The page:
Under Construction- Ranch to Colonial Conversion.
Part 4: Finishing
Once the ceilings were sprayed, finish carpentry could
start. All the dust covers came off downstairs, and the contractor
delivered the window and door trim so we could stain and polyurethane
it before it was installed.
The finishing period involved some of the trickiest
timing. We knew we could save a lot of time later by getting finishing
done ahead, but at the same time, we couldn't afford to take a lot of
time off work. It kept us hopping!
Here, we jump ahead a couple of weeks. We managed to get two coats of primer on the walls before the floors went down, and painted a band with two coats of the finish color around the door and window openings and baseboard (a step that saved us *many* hours of masking later). The contractor recommended against doing the finish coats of paint up front, as the walls can get whacked while moving lumber and tools around. This proved to be a useful and accurate warning!
We stained as much of the trim as we could, but the
prehung doors all came with attached trim, and were delivered the day
they were installed. So those we had to mask and finish in place. We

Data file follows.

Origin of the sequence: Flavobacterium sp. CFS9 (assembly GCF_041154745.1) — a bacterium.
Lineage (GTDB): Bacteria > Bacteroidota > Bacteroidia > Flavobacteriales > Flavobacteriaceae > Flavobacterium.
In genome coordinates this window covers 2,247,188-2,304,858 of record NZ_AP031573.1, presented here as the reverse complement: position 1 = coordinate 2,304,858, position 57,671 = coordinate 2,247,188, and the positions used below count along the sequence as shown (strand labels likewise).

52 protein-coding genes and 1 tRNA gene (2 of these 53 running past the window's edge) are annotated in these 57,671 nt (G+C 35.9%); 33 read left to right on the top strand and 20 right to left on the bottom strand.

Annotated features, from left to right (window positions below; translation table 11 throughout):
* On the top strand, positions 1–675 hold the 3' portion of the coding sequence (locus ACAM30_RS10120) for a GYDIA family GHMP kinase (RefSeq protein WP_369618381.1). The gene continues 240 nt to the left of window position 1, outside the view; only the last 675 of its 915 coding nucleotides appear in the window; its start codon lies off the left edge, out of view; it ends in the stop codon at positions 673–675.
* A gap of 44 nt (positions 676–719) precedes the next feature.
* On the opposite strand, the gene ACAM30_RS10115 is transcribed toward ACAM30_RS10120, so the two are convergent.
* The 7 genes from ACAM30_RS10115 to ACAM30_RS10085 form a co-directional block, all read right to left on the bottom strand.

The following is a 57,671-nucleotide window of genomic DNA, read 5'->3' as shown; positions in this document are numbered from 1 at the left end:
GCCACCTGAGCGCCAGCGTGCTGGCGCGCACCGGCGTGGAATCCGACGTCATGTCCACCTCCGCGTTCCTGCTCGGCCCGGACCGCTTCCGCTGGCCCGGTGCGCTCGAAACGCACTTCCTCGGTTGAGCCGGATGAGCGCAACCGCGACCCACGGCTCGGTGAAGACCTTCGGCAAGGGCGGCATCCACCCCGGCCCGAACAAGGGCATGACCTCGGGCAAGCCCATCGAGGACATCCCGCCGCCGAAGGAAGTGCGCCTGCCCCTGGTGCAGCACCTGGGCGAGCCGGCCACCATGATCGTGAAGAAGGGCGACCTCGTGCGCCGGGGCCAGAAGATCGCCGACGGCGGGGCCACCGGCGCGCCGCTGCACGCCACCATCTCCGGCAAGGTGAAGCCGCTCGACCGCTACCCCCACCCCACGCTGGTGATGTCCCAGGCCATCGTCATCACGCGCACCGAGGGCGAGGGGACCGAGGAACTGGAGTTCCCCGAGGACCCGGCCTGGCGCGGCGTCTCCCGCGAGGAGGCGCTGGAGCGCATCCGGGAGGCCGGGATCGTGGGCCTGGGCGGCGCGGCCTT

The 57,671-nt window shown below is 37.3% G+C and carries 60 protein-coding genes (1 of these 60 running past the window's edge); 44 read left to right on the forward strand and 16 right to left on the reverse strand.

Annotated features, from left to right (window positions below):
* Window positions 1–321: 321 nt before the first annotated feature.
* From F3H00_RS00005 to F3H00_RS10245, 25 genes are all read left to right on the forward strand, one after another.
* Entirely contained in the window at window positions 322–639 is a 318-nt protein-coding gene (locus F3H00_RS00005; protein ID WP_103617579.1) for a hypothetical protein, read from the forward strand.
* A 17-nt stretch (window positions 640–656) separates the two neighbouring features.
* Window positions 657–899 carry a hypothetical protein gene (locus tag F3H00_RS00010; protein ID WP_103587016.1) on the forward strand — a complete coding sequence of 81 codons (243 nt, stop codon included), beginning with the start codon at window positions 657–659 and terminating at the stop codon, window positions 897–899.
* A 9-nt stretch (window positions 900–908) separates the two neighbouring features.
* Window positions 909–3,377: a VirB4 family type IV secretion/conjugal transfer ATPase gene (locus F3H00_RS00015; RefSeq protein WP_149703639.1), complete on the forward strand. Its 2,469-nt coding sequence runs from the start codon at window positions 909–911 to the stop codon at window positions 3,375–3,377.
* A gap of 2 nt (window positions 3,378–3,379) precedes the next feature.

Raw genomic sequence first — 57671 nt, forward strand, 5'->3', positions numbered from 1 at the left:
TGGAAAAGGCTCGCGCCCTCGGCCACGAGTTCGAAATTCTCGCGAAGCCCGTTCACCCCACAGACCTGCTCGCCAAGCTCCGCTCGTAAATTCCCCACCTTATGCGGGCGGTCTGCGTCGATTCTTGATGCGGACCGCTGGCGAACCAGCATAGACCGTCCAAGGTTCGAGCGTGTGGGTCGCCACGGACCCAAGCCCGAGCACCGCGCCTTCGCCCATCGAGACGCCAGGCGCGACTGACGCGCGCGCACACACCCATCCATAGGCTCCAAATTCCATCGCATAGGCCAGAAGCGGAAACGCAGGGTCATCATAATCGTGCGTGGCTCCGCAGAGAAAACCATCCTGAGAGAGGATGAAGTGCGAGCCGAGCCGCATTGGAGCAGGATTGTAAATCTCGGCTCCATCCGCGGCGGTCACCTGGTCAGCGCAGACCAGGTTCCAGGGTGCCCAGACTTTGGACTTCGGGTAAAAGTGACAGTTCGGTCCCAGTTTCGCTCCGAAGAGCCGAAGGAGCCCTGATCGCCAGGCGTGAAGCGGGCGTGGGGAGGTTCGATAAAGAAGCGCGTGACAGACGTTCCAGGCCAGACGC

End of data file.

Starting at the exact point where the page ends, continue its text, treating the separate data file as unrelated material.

just barely got all the woodwork done as the flooring started going in.
The flooring took about a week, with (I think) a four man crew doing
the upstairs. With so much area to cover, it was a big job.
Once we got the doors, they also needed to be sanded and
stained. Cardboard flooring boxes proved useful floor protectino. As
you can see, the sewing room is still masked for painting.
And here's a view of the library with primer on the
walls. Because we were going with a deep red for the finished color of
the walls, we used gray primer. This is a tip JT found in a book, and
it worked beautifully. When we did the finish color we got complete
coverage with only 2 coats. I've been told that with white primer it
would have taken three or four.
Once the floors were done, the baseboard heat was installed and the baseboards were put in. At this point, the contractor was pretty much done. Our fun was just beginning, however. We finished putting on the finish coats of paint (except for the areas planned to be covered by built-in bookcases in the libray.
We wanted spindle and rail stairs with hardwood treads, and the price to have it installed by professionals was more than we were prepared to add to the budget. So JT bravely tackled it himself.
The stairs really deserve a section all their own for
all the trouble they were. However, I decided that a
spindle-by-splindle narrative would probably be less than interesting
to even my loyal readership! Suffice to say that even in new
construction, nothing is plumb, straight or level. JT had to cut and
fit an exact template of each tread as a pattern before he fit the
finished oak treads. Each stair spindle was painstakingly trimmed to
The result, however, is very pretty!